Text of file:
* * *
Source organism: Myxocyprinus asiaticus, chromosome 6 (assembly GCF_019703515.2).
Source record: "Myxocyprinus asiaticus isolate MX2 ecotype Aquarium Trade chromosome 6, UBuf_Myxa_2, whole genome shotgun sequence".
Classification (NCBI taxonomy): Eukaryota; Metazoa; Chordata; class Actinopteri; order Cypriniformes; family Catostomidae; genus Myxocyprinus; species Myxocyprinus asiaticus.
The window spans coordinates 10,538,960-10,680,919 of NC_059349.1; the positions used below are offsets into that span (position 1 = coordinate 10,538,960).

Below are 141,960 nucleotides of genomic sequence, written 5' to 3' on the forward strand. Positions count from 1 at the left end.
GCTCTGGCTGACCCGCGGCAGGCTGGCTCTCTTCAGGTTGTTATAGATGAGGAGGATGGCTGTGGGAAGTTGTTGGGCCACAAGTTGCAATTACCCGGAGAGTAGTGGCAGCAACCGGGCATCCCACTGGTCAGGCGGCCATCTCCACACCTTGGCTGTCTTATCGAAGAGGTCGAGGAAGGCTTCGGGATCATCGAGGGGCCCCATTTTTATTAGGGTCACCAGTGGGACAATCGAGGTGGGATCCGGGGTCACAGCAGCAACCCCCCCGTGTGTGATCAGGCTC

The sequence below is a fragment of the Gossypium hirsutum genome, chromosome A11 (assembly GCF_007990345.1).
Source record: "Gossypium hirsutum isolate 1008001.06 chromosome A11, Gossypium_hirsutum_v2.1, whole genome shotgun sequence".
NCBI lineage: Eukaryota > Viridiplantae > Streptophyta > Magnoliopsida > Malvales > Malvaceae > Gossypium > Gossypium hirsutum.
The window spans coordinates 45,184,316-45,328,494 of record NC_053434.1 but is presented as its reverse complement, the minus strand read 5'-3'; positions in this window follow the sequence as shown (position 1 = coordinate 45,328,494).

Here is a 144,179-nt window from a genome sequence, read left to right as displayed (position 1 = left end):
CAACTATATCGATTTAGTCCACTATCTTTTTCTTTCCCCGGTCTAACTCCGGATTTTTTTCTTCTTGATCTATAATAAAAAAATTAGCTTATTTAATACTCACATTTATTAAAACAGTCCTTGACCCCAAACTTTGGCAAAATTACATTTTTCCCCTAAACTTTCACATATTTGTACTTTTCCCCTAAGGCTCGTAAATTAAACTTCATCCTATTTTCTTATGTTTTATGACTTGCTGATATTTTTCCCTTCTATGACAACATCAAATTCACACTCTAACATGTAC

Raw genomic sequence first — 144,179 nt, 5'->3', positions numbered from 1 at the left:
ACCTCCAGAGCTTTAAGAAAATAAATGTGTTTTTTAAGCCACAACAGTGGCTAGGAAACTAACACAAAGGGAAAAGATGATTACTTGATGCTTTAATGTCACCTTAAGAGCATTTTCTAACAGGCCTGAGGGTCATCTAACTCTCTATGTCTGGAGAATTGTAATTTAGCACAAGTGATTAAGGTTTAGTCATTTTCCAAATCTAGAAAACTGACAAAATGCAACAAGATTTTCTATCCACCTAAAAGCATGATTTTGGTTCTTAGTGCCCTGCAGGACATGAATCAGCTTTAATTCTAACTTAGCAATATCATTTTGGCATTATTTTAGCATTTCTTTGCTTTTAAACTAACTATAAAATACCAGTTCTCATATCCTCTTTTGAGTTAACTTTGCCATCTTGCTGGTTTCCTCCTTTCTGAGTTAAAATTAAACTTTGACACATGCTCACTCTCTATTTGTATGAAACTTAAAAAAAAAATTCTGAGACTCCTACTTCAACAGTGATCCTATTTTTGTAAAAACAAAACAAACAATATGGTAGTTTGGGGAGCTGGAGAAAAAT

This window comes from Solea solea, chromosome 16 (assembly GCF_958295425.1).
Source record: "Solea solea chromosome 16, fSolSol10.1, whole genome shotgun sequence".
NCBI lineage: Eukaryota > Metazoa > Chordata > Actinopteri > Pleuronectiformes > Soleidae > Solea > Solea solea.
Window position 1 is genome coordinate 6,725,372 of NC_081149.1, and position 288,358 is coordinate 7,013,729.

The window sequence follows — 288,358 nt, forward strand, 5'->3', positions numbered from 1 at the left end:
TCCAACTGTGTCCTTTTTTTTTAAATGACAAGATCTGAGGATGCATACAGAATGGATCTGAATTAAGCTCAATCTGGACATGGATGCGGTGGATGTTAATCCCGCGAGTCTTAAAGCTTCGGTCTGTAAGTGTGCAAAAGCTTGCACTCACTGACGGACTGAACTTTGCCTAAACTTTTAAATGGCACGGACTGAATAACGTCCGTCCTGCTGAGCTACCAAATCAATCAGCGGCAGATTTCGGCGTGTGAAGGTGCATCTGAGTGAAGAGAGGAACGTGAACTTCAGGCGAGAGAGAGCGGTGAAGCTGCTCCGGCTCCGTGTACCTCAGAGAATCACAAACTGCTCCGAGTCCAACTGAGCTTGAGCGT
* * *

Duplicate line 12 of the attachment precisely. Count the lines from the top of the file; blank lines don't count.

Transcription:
CAACTATATCGATTTAGTCCACTATCTTTTTCTTTCCCCGGTCTAACTCCGGATTTTTTTCTTCTTGATCTATAATAAAAAAATTAGCTTATTTAATACTCACATTTATTAAAACAGTCCTTGACCCCAAACTTTGGCAAAATTACATTTTTCCCCTAAACTTTCACATATTTGTACTTTTCCCCTAAGGCTCGTAAATTAAACTTCATCCTATTTTCTTATGTTTTATGACTTGCTGATATTTTTCCCTTCTATGACAACATCAAATTCACACTCTAACATGTAC